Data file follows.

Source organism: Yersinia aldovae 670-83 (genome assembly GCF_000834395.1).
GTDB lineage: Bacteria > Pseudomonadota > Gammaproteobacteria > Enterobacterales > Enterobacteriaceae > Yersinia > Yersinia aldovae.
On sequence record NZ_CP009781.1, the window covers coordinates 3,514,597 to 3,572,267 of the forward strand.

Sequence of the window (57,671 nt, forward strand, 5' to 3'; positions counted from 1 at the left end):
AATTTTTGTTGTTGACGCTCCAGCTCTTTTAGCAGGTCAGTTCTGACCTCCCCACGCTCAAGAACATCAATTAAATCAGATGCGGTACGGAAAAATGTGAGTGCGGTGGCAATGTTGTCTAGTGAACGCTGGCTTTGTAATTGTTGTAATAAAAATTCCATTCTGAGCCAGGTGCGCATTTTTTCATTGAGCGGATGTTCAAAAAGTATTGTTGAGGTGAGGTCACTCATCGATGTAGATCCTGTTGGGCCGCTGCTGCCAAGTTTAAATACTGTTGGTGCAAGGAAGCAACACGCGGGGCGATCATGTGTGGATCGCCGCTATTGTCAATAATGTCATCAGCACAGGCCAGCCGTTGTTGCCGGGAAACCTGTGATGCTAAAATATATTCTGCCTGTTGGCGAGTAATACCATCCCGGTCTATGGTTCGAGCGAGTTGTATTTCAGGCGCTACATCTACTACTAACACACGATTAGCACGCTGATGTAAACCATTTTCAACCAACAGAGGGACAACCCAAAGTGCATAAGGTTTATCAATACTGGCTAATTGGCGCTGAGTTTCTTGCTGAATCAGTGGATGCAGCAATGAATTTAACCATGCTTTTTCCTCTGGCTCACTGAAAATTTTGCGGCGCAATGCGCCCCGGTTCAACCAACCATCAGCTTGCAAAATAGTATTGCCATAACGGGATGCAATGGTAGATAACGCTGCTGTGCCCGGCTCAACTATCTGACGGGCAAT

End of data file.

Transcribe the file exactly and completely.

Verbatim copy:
Source organism: Yersinia aldovae 670-83 (genome assembly GCF_000834395.1).
GTDB lineage: Bacteria > Pseudomonadota > Gammaproteobacteria > Enterobacterales > Enterobacteriaceae > Yersinia > Yersinia aldovae.
On sequence record NZ_CP009781.1, the window covers coordinates 3,514,597 to 3,572,267 of the forward strand.

Sequence of the window (57,671 nt, forward strand, 5' to 3'; positions counted from 1 at the left end):
AATTTTTGTTGTTGACGCTCCAGCTCTTTTAGCAGGTCAGTTCTGACCTCCCCACGCTCAAGAACATCAATTAAATCAGATGCGGTACGGAAAAATGTGAGTGCGGTGGCAATGTTGTCTAGTGAACGCTGGCTTTGTAATTGTTGTAATAAAAATTCCATTCTGAGCCAGGTGCGCATTTTTTCATTGAGCGGATGTTCAAAAAGTATTGTTGAGGTGAGGTCACTCATCGATGTAGATCCTGTTGGGCCGCTGCTGCCAAGTTTAAATACTGTTGGTGCAAGGAAGCAACACGCGGGGCGATCATGTGTGGATCGCCGCTATTGTCAATAATGTCATCAGCACAGGCCAGCCGTTGTTGCCGGGAAACCTGTGATGCTAAAATATATTCTGCCTGTTGGCGAGTAATACCATCCCGGTCTATGGTTCGAGCGAGTTGTATTTCAGGCGCTACATCTACTACTAACACACGATTAGCACGCTGATGTAAACCATTTTCAACCAACAGAGGGACAACCCAAAGTGCATAAGGTTTATCAATACTGGCTAATTGGCGCTGAGTTTCTTGCTGAATCAGTGGATGCAGCAATGAATTTAACCATGCTTTTTCCTCTGGCTCACTGAAAATTTTGCGGCGCAATGCGCCCCGGTTCAACCAACCATCAGCTTGCAAAATAGTATTGCCATAACGGGATGCAATGGTAGATAACGCTGCTGTGCCCGGCTCAACTATCTGACGGGCAAT